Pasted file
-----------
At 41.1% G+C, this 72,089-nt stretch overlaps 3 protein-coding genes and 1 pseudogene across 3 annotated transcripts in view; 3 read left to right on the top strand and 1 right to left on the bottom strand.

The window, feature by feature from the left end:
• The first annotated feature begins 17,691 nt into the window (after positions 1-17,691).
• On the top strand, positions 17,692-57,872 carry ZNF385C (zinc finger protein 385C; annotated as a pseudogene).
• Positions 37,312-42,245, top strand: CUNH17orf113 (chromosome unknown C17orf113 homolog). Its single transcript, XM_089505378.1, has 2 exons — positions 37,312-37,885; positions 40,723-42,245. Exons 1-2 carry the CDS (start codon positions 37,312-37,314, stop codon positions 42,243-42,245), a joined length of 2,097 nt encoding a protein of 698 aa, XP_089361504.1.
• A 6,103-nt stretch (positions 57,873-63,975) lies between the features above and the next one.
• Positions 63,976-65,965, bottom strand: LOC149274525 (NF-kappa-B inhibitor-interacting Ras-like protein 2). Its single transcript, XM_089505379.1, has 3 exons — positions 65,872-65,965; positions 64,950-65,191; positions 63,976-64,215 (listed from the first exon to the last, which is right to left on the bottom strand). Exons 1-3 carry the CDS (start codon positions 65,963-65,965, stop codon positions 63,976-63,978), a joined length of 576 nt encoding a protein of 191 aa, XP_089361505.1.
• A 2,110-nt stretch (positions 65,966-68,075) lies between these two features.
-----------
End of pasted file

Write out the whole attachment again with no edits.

At 41.1% G+C, this 72,089-nt stretch overlaps 3 protein-coding genes and 1 pseudogene across 3 annotated transcripts in view; 3 read left to right on the top strand and 1 right to left on the bottom strand.

The window, feature by feature from the left end:
• The first annotated feature begins 17,691 nt into the window (after positions 1-17,691).
• On the top strand, positions 17,692-57,872 carry ZNF385C (zinc finger protein 385C; annotated as a pseudogene).
• Positions 37,312-42,245, top strand: CUNH17orf113 (chromosome unknown C17orf113 homolog). Its single transcript, XM_089505378.1, has 2 exons — positions 37,312-37,885; positions 40,723-42,245. Exons 1-2 carry the CDS (start codon positions 37,312-37,314, stop codon positions 42,243-42,245), a joined length of 2,097 nt encoding a protein of 698 aa, XP_089361504.1.
• A 6,103-nt stretch (positions 57,873-63,975) lies between the features above and the next one.
• Positions 63,976-65,965, bottom strand: LOC149274525 (NF-kappa-B inhibitor-interacting Ras-like protein 2). Its single transcript, XM_089505379.1, has 3 exons — positions 65,872-65,965; positions 64,950-65,191; positions 63,976-64,215 (listed from the first exon to the last, which is right to left on the bottom strand). Exons 1-3 carry the CDS (start codon positions 65,963-65,965, stop codon positions 63,976-63,978), a joined length of 576 nt encoding a protein of 191 aa, XP_089361505.1.
• A 2,110-nt stretch (positions 65,966-68,075) lies between these two features.